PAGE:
- CUE was originally developed by Toyota volunteers in their free time as an AI basketball-playing robot that scores 100 percent of its shots
- The new CUE3 is scheduled to be unveiled on April 10, 2019, at the B.League match between Alvark Tokyo and Sunrockers Shibuya
"A basketball-playing robot developed by Toyota has apparently been registered as a player by the Alvark Tokyo ("Alavark") professional basketball team in Japan." Upon hearing this rumor, I immediately took a look at the Alvark website. Sure enough, there it was. Clearly different in appearance to the other players, I immediately spotted it. Its name was CUE2, and its profile stated it was from Toyota City, Aichi Prefecture.
- Taken from the Alvark Tokyo website (as of February 2019)
In the history of the Japanese professional basketball league, this is the first time ever that a robot has been registered as a player. But what, exactly, is CUE? The robot's name is CUE2, which suggests there was a CUE1... and, upon further investigation, I found what appeared to be the first-generation CUE on YouTube. Number of views... 320,000!? That's more views than Toyota's new model introduction videos get!
In any case, it seems true that Toyota is developing a basketball playing robot―but why now? The automotive industry is said to be facing a once-in-a-century period of major upheaval―surely Toyota doesn't have time to be developing a basketball playing robot?! No doubt many people think the same. What significance has Toyota identified in developing a basketball playing robot? I intend to charge headlong into finding the answer.
Inspired by an in-house volunteer organization!?
At present, CUE is being developed by the AI Athlete Robot Development Group, Frontier Research Center. However, CUE has its roots in an event hosted by the Toyota Engineering Society, Toyota's oldest in-house volunteer organization. The theme of the event was "Absolute beginners take up the challenge of developing AI from scratch." AI, which stands for "Artificial Intelligence," refers to artificial systems that make decisions and carry out tasks using human-like intelligence; for this reason, AI has to "learn" in the same way as humans. The team members soon began studying AI, but they had no idea what or how much to study. When discussing how much to study, one of the team members uttered a phrase used by Hanamichi Sakuragi, the protagonist of the renowned basketball comic, SLAM DUNK: "Will 20,000 practice shots be enough?" This led to the following idea: "Wouldn't it be amazing if we developed a robot that could use AI to calculate the distance to the goal by itself, and sink 100 percent of its shots?" And this was the exact moment that development of CUE began.
The Toyota Engineering Society
Inaugurated in 1947, the Toyota Engineering Society―or "TES" for short―is Toyota's oldest voluntary organization, and celebrated its 70th anniversary in 2017. The goals of its activities are to improve the technical skills and talents of its members, promote camaraderie, and contribute to the development of technological fields in various areas of business. At present, it has approximately 30,000 members.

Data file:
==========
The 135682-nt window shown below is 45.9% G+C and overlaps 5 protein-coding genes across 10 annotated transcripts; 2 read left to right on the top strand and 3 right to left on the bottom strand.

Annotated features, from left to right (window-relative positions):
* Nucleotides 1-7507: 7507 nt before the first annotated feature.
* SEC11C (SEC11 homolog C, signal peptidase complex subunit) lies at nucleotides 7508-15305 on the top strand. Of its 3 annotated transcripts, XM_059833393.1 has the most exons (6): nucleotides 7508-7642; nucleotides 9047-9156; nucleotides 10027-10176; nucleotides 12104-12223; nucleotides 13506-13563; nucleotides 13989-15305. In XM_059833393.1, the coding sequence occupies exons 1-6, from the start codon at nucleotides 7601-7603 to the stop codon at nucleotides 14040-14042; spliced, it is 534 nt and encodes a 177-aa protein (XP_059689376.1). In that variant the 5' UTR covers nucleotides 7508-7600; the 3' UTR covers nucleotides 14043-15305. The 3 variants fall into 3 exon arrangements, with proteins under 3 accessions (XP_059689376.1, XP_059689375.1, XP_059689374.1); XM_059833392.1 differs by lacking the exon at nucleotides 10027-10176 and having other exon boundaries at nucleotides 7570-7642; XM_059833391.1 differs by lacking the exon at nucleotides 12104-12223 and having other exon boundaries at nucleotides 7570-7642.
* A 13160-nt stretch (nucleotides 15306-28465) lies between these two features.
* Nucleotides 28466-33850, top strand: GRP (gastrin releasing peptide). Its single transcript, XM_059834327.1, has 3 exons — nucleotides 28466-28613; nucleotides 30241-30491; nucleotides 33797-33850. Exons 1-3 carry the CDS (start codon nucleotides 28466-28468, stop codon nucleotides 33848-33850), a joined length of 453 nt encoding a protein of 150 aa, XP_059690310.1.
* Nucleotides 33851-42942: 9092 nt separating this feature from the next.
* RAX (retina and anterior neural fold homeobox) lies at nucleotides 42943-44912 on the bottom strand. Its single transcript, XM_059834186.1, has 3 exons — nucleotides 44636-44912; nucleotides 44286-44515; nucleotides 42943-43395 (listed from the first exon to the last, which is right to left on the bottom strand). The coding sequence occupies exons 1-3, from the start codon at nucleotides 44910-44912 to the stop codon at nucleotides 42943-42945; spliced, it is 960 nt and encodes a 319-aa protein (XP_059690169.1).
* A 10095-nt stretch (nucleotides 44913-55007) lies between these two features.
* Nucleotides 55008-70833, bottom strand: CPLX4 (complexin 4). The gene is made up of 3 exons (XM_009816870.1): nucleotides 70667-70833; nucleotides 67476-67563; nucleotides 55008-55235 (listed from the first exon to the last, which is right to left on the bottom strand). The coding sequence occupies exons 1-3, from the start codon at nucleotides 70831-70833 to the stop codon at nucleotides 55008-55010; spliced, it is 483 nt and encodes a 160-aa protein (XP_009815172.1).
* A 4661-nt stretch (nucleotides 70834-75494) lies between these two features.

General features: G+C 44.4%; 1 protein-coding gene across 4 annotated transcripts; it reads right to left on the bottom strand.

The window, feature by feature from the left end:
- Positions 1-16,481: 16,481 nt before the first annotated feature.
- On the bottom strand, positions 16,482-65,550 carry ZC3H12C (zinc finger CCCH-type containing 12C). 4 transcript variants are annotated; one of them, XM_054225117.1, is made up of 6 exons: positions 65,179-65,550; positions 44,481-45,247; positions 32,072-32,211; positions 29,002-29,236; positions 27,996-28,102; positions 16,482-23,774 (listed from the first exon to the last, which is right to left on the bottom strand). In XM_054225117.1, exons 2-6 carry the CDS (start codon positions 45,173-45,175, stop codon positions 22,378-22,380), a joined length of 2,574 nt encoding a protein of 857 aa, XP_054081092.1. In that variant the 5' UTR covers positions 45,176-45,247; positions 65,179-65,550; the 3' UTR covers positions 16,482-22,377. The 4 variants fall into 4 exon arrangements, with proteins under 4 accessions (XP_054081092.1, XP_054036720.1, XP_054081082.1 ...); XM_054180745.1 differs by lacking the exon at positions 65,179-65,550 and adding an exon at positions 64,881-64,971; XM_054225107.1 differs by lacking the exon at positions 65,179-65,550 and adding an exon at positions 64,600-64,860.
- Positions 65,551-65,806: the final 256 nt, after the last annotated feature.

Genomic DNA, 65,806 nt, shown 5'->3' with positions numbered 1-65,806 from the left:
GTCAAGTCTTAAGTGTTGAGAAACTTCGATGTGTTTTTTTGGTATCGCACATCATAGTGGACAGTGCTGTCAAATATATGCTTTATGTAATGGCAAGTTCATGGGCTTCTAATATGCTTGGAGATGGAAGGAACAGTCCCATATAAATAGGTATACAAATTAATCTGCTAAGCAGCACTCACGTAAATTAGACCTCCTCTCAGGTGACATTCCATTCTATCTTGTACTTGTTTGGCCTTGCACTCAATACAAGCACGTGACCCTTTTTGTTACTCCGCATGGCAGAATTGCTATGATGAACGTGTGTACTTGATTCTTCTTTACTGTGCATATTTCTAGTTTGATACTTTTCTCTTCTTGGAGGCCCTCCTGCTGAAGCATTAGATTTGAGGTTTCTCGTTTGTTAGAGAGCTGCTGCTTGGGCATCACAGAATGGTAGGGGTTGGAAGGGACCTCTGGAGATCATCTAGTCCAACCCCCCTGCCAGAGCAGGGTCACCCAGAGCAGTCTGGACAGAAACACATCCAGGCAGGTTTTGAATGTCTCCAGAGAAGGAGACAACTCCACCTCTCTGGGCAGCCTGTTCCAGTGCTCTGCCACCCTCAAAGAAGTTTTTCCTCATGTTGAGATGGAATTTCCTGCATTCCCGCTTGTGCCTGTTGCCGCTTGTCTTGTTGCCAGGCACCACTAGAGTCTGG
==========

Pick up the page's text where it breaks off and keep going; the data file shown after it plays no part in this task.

An unexpected response
The team had zero experience of developing robots and were also complete beginners when it came to AI; the members therefore studied from scratch and, through a process of trial and error, developed the first-generation CUE. The robot was unveiled at a TES event that was open to members of the public. CUE took 10 shots during the event, and successfully scored 9 of them (rumor has it that CUE failed to score one of his shots due to nerves, when an executive came to watch). The project was supposed to end here; however, afterwards, the team was approached by Alvark Tokyo and, on March 28, 2018, CUE took part in a shooting performance during a half-time show at an Alvark match. The unexpectedly enthusiastic response can be gauged by the number of views in the YouTube video link above.
Alvark Tokyo plays in the B.League, a professional men's basketball league in Japan. One of the strongest teams in Japan, Alvark Tokyo features a number of players that have represented the Japanese national team―including Yudai Baba, Joji Takeuchi, and Daiki Tanaka―and won the league in the 2017―2018 season. The team's offices are located on the 12th floor of Toyota's Tokyo Head Office.
The CUE volunteer project becomes "work"
Following the reaction to the first-generation CUE, the Toyota management suggested―"It's an interesting project, so why don't you continue it for a little while longer?"―and gave the team two years to develop a next-generation CUE. Since the project was now officially part of their work, the team had to take responsibility and define and execute goals. Tomohiro Nomi, leader of the development team, explains the goals of the CUE project:
"When we were working on CUE as a TES project, our goal was to show others in the company that we were beginners taking up a new challenge from scratch; this would stimulate company employees into thinking "if they can do it, we can do it too," and "we will make our project even better than theirs." In this way, we wanted our project to be a reason―a "CUE," in other words―to promote work style reforms within the company.